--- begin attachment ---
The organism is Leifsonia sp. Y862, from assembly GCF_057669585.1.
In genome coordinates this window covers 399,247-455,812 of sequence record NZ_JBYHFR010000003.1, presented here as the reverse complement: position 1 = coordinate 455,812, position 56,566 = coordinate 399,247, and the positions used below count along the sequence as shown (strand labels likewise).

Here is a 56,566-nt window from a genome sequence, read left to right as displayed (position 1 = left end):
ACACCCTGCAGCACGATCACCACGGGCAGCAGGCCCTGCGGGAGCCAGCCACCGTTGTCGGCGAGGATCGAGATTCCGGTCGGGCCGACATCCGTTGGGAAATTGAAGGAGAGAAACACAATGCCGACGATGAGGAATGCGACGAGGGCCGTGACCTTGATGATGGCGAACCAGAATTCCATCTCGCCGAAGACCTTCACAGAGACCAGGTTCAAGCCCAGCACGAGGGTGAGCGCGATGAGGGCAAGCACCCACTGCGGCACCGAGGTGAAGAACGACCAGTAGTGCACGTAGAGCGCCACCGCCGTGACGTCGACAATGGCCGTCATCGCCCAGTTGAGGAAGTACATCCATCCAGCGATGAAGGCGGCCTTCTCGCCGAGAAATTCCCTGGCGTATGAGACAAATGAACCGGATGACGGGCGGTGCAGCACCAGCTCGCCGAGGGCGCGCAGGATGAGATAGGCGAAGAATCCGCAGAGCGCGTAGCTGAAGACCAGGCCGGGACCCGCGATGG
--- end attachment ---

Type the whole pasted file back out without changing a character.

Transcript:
The organism is Leifsonia sp. Y862, from assembly GCF_057669585.1.
In genome coordinates this window covers 399,247-455,812 of sequence record NZ_JBYHFR010000003.1, presented here as the reverse complement: position 1 = coordinate 455,812, position 56,566 = coordinate 399,247, and the positions used below count along the sequence as shown (strand labels likewise).

Here is a 56,566-nt window from a genome sequence, read left to right as displayed (position 1 = left end):
ACACCCTGCAGCACGATCACCACGGGCAGCAGGCCCTGCGGGAGCCAGCCACCGTTGTCGGCGAGGATCGAGATTCCGGTCGGGCCGACATCCGTTGGGAAATTGAAGGAGAGAAACACAATGCCGACGATGAGGAATGCGACGAGGGCCGTGACCTTGATGATGGCGAACCAGAATTCCATCTCGCCGAAGACCTTCACAGAGACCAGGTTCAAGCCCAGCACGAGGGTGAGCGCGATGAGGGCAAGCACCCACTGCGGCACCGAGGTGAAGAACGACCAGTAGTGCACGTAGAGCGCCACCGCCGTGACGTCGACAATGGCCGTCATCGCCCAGTTGAGGAAGTACATCCATCCAGCGATGAAGGCGGCCTTCTCGCCGAGAAATTCCCTGGCGTATGAGACAAATGAACCGGATGACGGGCGGTGCAGCACCAGCTCGCCGAGGGCGCGCAGGATGAGATAGGCGAAGAATCCGCAGAGCGCGTAGCTGAAGACCAGGCCGGGACCCGCGATGG